Jennifer Connelly, Mike O'Malley and Daveed Diggs in 'Snowpiercer.'
CNN  — 

Seemingly a difficult concept in the best of times, “Snowpiercer” becomes more problematic in the midst of a pandemic, focusing as it does on humanity’s warring remnants in a post-apocalyptic world. Even adopting a charitable view of that bleak outlook, the show suffers from soapy silliness, stilted situations and a lack of narrative momentum, preventing this train from ever getting out of the station.

TNT moved up the heavily promoted premiere a few weeks, and the network is surely enthusiastic about having a show with ties to Bong Joon Ho, the Oscar-winning director of “Parasite,” who made his English-language debut on the 2013 movie.

Still, the premise about “a great ark train” – 1,001 cars long – ferrying survivors around an ice-covered Earth chokes on dense plotting and a mostly nondescript collection of characters.

In the late 1970s, NBC launched a notoriously expensive dud titled “Supertrain,” so students of TV history likely saw this as a derailment waiting to happen.

Based on a French graphic novel, the series is all about class inequality, with the train providing a heavy-handed way of exploring the social pecking order. Seven years into this sobering reality, the poor live in cramped, horrible conditions in the train’s tail, with ascending levels of privilege and luxury as you travel up the cars to first class.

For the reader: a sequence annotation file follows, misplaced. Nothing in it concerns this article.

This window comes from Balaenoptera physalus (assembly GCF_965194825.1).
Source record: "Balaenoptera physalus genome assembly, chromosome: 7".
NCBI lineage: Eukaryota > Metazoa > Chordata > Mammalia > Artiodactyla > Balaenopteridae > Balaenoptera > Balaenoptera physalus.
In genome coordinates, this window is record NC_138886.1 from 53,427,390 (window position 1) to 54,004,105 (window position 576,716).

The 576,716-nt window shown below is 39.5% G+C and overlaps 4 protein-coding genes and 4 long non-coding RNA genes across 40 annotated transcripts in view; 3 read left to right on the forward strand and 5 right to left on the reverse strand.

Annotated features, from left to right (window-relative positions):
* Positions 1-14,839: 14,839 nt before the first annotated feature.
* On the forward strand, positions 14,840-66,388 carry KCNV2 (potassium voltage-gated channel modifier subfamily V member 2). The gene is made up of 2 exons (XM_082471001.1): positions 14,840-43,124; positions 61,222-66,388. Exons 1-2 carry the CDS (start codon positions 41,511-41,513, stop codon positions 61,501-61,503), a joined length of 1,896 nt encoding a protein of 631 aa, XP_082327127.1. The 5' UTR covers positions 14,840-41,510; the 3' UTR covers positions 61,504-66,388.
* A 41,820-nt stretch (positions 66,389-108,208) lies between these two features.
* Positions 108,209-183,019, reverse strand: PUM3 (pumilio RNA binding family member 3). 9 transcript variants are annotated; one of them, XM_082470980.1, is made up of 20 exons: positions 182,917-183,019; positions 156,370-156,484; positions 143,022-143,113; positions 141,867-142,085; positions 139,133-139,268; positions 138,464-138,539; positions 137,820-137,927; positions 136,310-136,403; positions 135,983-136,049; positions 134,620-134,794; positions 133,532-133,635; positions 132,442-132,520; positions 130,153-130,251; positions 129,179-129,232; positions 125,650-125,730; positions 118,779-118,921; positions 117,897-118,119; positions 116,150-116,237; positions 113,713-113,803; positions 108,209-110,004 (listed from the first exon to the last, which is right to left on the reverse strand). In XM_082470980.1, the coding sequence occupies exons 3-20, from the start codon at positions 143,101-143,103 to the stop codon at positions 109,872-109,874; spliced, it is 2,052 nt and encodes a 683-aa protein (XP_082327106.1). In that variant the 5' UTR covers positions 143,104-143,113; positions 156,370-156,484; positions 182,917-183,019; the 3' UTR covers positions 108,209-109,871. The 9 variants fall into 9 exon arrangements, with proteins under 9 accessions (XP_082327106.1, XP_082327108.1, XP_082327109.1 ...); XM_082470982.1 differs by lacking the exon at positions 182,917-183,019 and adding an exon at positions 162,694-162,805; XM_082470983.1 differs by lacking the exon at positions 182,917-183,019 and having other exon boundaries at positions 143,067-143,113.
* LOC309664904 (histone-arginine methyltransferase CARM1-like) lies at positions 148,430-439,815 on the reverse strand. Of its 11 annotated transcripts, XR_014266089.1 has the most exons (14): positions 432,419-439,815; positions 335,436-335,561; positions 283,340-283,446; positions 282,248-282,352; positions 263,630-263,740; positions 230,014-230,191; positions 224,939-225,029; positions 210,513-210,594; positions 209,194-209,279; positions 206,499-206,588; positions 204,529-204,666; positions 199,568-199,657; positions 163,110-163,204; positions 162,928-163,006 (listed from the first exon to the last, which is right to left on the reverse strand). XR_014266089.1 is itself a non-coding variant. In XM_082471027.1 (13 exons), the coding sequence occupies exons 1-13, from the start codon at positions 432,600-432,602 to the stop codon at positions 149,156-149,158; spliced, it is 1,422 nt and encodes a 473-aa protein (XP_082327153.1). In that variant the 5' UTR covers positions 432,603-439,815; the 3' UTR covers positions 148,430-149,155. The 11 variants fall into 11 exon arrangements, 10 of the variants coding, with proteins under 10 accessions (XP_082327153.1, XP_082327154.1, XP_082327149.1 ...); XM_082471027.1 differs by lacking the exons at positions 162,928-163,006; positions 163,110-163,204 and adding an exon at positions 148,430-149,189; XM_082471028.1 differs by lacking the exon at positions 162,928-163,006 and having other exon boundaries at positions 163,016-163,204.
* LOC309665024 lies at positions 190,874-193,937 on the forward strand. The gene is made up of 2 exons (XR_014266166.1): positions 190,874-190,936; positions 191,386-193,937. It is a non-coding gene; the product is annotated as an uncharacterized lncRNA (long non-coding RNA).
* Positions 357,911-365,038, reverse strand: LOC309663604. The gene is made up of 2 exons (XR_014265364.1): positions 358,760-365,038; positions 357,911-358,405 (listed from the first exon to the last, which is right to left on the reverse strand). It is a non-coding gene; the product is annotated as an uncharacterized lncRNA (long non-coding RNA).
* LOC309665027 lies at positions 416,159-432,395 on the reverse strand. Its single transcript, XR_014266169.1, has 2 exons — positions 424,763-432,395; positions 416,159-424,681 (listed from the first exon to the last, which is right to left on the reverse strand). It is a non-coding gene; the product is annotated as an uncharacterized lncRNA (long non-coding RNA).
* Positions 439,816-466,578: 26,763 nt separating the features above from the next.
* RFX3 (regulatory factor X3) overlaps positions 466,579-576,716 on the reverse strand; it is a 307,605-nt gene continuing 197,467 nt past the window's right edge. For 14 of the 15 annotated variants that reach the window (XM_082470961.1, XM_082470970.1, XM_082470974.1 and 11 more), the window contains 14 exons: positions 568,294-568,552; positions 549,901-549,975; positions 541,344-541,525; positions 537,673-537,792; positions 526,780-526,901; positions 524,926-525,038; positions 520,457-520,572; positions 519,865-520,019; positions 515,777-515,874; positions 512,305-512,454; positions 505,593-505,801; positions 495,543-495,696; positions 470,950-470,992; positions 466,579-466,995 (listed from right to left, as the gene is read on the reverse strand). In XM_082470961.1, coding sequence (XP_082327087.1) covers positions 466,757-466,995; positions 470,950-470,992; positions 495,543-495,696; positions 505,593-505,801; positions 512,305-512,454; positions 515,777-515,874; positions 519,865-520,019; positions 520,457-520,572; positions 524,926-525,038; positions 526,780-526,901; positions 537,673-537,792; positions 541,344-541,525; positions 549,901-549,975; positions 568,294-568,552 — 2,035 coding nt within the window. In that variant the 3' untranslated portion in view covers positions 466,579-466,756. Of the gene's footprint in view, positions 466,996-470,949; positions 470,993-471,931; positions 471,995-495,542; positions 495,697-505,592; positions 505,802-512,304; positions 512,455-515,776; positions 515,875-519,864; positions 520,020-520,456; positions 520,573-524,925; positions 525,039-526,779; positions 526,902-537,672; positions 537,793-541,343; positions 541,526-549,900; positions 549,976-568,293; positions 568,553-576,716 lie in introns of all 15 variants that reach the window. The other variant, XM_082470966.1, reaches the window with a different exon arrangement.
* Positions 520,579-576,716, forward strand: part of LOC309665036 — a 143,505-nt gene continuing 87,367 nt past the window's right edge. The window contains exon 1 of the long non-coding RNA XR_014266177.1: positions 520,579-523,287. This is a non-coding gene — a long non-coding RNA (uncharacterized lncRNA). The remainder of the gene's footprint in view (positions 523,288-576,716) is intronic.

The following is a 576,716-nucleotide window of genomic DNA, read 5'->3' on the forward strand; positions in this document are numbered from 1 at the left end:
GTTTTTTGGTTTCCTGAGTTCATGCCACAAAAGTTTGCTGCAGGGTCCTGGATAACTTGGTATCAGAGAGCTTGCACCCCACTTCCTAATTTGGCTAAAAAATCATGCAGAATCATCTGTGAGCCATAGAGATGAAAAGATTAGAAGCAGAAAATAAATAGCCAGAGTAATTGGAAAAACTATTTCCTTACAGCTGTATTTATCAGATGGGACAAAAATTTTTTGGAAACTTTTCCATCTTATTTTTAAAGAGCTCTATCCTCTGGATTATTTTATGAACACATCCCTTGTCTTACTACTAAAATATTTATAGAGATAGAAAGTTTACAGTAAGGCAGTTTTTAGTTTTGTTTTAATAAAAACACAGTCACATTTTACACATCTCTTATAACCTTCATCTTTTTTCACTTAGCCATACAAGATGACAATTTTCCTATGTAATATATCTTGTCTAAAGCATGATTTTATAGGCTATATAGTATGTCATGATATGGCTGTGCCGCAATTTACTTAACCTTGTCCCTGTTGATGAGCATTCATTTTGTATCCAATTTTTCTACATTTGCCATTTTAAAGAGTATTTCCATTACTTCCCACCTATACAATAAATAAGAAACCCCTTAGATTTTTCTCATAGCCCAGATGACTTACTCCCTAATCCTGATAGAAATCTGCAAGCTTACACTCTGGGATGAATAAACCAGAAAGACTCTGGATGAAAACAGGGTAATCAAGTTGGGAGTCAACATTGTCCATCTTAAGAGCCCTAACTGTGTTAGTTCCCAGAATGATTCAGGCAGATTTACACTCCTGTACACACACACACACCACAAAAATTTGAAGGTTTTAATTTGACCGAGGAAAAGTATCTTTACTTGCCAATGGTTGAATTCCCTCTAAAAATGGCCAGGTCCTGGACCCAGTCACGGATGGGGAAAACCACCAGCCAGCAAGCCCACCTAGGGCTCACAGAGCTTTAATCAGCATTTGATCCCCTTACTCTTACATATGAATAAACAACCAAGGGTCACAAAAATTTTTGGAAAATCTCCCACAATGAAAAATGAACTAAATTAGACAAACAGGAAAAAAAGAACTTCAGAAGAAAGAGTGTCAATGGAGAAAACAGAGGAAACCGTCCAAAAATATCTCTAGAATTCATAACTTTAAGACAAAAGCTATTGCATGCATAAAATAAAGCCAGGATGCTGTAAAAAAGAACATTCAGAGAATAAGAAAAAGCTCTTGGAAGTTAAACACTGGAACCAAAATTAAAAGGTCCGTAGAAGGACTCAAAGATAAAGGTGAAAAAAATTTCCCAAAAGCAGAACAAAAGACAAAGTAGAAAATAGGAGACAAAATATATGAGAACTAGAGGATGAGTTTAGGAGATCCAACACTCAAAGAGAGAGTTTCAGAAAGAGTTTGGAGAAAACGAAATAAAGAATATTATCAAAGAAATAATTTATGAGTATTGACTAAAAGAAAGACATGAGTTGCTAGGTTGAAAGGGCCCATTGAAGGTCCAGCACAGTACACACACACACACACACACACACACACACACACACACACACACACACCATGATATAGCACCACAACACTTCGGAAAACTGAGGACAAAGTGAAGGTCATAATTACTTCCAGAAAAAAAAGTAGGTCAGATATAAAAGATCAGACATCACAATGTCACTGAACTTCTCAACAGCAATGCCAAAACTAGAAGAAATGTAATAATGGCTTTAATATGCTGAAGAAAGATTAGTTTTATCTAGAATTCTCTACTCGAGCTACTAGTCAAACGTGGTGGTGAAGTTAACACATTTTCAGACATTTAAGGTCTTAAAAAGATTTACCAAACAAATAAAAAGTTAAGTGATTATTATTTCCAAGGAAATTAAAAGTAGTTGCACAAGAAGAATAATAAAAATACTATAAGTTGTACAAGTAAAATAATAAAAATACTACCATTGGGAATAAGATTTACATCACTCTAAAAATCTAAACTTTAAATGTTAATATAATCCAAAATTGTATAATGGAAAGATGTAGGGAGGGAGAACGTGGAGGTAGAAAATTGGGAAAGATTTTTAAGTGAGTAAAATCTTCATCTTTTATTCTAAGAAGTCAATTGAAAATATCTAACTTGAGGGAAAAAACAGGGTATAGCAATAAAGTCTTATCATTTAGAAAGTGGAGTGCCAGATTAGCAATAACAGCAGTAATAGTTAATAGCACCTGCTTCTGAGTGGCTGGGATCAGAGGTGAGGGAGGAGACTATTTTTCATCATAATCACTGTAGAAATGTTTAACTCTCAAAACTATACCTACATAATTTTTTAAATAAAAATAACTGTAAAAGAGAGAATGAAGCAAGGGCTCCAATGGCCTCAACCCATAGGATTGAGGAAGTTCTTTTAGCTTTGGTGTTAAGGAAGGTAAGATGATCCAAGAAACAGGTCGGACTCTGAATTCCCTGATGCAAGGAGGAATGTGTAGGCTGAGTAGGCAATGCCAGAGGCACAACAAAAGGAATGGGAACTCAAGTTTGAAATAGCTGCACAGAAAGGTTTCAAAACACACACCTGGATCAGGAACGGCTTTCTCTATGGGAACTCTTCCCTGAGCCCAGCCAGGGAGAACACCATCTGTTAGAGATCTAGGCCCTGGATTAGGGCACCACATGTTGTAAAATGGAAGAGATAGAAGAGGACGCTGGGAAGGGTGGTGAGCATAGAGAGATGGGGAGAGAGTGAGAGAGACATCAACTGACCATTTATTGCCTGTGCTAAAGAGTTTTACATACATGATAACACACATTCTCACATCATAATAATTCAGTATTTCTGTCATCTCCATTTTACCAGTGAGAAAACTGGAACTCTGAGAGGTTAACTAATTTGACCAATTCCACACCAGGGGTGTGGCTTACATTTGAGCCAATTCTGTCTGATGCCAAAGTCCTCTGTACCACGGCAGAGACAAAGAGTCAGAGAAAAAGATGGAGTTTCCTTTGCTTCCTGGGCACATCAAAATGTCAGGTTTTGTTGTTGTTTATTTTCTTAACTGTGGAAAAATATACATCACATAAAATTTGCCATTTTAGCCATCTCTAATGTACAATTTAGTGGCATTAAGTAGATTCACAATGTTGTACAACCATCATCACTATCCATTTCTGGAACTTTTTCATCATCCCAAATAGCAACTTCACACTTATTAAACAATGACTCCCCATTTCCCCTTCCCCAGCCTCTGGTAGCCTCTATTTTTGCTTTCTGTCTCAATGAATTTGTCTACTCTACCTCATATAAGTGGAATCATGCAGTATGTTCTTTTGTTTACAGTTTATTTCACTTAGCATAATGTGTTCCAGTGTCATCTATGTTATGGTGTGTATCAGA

As if building that rolling world weren’t enough, “Snowpiercer” sets its plot in motion with the oldest of devices – namely, a murder mystery. Specifically, someone has been gruesomely killed in one of the front cars, prompting the train’s officious bureaucrat, Melanie Cavill (Jennifer Connelly), to recruit Andre Layton (“Hamilton’s” Daveed Diggs), a one-time detective living in the tail, to come forward to solve the case.

If that sounds kind of ridiculous, wait, there’s more. Layton reasons that gaining access to the front will provide crucial information that will help the tail dwellers mount a rebellion. The investigation enables him to glimpse the first-class zone, including gladiator-style fights for the right to earn an upgrade, as well as secrets about the management of a conveyance that can “never stop.”

“Snowpiercer” certainly has plenty of social commentary woven into its concept. In addition to a nightmare vision of climate change, the class tensions are exacerbated by the fact everyone is trapped in close quarters – a reasonably good if inadvertent metaphor, as it turns out, for the world’s current predicament.

Still, it’s a big idea poorly done, and too heavy-handed in its approach to resonate much on that level. What remains is a whole lot of violence (which includes using the frigid weather outside as a grisly form of punishment), a little sex, and uninspired relationships involving the thinly drawn characters in its sprawling cast.

TNT has already renewed the series for a second season, so don’t expect closure when this 10-episode run ends. Yet while the train’s journey across that frozen wasteland might not be able to stop, viewers who start down this disappointing track don’t face any such restrictions.

“Snowpiercer” premieres May 17 at 9 p.m. on TNT, which, like CNN, is a unit of WarnerMedia.